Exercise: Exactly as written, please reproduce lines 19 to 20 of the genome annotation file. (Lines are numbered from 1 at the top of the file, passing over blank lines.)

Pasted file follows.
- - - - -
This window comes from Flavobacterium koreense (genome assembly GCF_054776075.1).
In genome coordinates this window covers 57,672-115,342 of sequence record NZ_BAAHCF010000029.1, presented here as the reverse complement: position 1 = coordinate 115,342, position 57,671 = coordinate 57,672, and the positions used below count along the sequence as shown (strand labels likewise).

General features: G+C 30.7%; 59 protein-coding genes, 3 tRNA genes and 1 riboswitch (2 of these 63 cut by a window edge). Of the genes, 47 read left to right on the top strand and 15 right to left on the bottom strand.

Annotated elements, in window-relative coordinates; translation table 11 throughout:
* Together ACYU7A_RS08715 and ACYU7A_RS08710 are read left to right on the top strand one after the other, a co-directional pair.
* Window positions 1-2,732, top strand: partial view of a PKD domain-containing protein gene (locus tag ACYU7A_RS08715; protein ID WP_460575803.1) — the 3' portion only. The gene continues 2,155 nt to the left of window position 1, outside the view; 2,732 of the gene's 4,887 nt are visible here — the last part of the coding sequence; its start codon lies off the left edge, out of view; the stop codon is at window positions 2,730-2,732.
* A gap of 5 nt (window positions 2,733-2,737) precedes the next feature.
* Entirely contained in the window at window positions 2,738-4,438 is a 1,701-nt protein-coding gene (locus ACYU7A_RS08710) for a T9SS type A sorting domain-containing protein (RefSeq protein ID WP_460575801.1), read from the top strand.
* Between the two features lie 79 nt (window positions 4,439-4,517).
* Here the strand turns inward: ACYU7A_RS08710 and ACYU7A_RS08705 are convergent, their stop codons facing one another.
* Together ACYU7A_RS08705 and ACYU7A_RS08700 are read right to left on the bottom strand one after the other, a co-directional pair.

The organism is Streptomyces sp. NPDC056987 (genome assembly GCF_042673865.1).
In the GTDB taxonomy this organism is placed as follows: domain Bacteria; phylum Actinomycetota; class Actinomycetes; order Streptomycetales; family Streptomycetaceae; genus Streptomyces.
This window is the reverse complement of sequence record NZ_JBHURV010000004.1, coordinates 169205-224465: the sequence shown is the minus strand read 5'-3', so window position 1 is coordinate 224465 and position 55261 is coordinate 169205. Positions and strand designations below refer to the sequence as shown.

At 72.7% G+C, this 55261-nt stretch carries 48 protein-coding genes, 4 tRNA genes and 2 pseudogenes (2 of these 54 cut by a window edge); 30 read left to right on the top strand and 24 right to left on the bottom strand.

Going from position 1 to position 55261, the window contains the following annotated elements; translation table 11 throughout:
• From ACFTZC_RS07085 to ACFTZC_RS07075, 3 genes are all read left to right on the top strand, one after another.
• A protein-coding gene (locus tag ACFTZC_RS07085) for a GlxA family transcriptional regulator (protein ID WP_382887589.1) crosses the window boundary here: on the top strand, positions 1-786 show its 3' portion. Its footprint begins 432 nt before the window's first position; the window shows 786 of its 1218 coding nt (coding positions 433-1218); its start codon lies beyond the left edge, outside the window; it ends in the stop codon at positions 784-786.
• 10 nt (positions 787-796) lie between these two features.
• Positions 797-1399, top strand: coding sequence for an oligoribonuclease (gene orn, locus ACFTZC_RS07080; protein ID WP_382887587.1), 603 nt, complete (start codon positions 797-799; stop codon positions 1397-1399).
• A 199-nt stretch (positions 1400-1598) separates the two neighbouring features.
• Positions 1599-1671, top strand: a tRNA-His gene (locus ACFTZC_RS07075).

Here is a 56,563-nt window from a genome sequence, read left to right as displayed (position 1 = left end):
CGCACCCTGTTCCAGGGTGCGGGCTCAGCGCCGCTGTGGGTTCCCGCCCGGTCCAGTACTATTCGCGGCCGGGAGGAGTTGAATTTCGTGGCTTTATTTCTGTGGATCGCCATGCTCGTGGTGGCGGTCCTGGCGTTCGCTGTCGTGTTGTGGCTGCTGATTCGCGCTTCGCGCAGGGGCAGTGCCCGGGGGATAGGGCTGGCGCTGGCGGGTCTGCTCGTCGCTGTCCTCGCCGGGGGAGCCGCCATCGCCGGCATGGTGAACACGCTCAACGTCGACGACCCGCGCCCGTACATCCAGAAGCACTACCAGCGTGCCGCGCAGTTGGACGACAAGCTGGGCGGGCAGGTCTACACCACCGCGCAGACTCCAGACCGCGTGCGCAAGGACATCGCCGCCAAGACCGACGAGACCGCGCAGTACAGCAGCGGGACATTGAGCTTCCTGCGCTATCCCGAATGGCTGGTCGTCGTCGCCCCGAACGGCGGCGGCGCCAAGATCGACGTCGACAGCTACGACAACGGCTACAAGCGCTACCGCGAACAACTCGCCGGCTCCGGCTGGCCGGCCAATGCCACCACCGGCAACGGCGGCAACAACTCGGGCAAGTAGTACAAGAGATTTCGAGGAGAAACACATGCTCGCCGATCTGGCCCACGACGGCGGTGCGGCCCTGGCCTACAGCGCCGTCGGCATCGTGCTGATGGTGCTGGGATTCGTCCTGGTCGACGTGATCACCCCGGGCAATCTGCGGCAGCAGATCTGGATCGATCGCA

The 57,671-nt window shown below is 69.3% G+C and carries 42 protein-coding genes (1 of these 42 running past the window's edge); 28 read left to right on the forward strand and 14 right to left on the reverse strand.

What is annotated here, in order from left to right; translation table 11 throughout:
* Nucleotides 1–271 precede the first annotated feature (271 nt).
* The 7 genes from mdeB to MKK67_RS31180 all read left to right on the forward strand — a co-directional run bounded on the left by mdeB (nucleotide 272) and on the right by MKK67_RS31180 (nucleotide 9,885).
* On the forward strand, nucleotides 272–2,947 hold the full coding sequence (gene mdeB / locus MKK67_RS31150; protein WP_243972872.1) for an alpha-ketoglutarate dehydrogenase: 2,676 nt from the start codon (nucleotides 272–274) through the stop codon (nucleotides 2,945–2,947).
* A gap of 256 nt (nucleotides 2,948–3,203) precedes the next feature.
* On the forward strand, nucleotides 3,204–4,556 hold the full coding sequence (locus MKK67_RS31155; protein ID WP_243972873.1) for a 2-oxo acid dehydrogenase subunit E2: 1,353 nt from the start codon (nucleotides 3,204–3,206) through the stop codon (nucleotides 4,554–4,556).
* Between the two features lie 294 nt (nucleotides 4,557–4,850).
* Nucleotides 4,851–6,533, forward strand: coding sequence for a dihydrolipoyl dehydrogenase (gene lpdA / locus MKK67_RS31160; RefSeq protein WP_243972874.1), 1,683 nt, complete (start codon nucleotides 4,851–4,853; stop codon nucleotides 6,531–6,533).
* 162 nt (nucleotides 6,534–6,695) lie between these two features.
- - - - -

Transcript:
• 10 nt (positions 787-796) lie between these two features.
• Positions 797-1399, top strand: coding sequence for an oligoribonuclease (gene orn, locus ACFTZC_RS07080; protein ID WP_382887587.1), 603 nt, complete (start codon positions 797-799; stop codon positions 1397-1399).